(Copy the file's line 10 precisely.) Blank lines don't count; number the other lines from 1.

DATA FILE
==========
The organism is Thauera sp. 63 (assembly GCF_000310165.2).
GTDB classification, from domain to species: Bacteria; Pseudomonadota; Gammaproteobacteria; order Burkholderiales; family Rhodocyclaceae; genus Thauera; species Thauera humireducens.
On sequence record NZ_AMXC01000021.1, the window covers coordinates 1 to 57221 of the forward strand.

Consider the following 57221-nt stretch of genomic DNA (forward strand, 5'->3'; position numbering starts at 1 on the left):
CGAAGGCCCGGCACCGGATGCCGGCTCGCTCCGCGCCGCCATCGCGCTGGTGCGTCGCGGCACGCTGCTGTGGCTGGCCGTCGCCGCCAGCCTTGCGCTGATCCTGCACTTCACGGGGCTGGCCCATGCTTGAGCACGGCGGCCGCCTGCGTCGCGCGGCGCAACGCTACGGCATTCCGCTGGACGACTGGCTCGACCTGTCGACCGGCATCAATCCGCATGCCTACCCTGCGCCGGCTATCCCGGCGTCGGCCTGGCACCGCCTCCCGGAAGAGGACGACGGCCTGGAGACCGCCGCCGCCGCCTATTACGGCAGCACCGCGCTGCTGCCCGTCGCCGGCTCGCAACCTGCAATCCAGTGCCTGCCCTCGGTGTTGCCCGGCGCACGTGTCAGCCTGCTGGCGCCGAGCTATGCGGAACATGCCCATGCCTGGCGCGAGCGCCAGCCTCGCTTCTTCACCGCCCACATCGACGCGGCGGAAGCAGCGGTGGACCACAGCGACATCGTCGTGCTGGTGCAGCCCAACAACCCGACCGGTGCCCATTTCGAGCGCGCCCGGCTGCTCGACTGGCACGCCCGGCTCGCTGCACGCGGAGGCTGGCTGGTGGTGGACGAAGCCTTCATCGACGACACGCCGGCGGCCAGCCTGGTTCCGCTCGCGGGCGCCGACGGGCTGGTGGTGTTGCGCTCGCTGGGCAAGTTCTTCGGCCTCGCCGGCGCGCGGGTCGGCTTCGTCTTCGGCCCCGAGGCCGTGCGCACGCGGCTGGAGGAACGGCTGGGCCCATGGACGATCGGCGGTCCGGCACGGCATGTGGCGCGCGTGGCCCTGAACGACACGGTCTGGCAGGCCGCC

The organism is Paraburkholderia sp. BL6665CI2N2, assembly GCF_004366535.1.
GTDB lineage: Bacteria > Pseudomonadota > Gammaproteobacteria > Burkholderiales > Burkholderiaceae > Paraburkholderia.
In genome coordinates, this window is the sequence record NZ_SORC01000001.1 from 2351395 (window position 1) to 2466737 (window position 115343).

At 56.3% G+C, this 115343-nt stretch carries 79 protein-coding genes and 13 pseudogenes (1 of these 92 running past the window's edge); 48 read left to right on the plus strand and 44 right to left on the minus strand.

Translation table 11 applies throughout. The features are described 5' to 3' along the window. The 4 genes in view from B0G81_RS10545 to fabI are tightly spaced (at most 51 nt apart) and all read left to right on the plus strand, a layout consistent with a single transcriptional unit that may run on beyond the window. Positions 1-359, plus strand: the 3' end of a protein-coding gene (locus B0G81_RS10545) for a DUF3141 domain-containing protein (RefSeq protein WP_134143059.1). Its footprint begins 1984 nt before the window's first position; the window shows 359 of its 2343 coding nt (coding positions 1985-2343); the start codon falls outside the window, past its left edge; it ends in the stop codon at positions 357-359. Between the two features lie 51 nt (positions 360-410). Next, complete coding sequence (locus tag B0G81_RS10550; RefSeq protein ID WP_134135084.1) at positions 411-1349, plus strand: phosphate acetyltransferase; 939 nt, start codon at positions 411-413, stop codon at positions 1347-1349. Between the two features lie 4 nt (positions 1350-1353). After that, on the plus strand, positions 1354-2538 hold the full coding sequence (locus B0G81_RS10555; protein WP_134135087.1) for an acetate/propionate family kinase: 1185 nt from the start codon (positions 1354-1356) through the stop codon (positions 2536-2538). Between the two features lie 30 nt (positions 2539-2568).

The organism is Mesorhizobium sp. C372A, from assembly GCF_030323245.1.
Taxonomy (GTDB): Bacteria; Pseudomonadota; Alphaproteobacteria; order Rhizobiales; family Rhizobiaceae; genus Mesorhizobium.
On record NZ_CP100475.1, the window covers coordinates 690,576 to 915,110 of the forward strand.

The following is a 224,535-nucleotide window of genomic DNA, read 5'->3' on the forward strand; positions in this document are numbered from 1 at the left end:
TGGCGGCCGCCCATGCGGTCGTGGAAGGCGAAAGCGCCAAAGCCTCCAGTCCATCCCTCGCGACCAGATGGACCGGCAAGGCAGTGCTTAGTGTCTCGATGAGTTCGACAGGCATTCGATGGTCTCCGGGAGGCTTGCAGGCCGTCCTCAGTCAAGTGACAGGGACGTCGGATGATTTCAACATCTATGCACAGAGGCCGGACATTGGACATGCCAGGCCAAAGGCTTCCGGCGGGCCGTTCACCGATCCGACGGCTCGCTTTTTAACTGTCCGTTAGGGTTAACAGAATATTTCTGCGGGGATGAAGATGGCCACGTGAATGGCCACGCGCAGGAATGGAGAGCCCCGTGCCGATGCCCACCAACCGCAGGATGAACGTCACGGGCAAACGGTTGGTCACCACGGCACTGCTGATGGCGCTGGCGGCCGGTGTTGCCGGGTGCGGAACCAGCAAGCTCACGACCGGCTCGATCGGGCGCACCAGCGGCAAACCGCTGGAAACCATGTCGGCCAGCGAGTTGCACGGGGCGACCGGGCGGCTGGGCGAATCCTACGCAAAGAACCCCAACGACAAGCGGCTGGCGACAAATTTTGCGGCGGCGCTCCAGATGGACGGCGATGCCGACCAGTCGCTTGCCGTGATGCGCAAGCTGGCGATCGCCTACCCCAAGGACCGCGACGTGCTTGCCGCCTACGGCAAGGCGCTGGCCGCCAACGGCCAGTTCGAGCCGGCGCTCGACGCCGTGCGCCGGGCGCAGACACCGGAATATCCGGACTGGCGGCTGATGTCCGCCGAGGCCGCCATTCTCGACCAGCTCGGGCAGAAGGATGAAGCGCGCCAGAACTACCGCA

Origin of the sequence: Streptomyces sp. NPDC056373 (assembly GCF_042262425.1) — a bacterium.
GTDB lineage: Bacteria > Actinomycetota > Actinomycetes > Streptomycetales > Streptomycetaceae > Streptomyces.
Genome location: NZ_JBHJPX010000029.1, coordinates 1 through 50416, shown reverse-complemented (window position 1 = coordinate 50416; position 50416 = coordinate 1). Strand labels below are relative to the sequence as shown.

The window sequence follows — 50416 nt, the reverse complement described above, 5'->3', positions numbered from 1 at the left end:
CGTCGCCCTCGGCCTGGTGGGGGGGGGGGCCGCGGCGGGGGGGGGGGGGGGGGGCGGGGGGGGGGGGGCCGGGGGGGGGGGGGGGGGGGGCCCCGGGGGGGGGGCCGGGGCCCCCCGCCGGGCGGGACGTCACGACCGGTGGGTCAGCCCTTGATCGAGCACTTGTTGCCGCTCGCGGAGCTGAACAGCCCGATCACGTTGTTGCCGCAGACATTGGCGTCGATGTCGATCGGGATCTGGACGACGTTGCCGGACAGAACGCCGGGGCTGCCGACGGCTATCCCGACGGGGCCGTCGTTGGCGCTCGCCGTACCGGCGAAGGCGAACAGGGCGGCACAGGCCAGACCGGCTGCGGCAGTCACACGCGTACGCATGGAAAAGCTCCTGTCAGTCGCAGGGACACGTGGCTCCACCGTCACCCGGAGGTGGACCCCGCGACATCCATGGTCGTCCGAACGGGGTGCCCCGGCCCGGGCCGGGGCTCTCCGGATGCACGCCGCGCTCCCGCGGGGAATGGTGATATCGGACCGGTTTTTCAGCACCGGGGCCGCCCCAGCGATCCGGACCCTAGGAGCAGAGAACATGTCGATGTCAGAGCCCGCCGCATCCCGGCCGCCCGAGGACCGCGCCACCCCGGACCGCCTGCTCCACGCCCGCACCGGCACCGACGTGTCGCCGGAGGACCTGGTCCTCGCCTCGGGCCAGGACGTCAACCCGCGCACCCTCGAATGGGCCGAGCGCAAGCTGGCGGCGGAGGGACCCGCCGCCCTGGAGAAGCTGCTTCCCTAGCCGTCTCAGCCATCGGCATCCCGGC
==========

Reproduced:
Translation table 11 applies throughout. The features are described 5' to 3' along the window. The 4 genes in view from B0G81_RS10545 to fabI are tightly spaced (at most 51 nt apart) and all read left to right on the plus strand, a layout consistent with a single transcriptional unit that may run on beyond the window. Positions 1-359, plus strand: the 3' end of a protein-coding gene (locus B0G81_RS10545) for a DUF3141 domain-containing protein (RefSeq protein WP_134143059.1). Its footprint begins 1984 nt before the window's first position; the window shows 359 of its 2343 coding nt (coding positions 1985-2343); the start codon falls outside the window, past its left edge; it ends in the stop codon at positions 357-359. Between the two features lie 51 nt (positions 360-410). Next, complete coding sequence (locus tag B0G81_RS10550; RefSeq protein ID WP_134135084.1) at positions 411-1349, plus strand: phosphate acetyltransferase; 939 nt, start codon at positions 411-413, stop codon at positions 1347-1349. Between the two features lie 4 nt (positions 1350-1353). After that, on the plus strand, positions 1354-2538 hold the full coding sequence (locus B0G81_RS10555; protein WP_134135087.1) for an acetate/propionate family kinase: 1185 nt from the start codon (positions 1354-1356) through the stop codon (positions 2536-2538). Between the two features lie 30 nt (positions 2539-2568).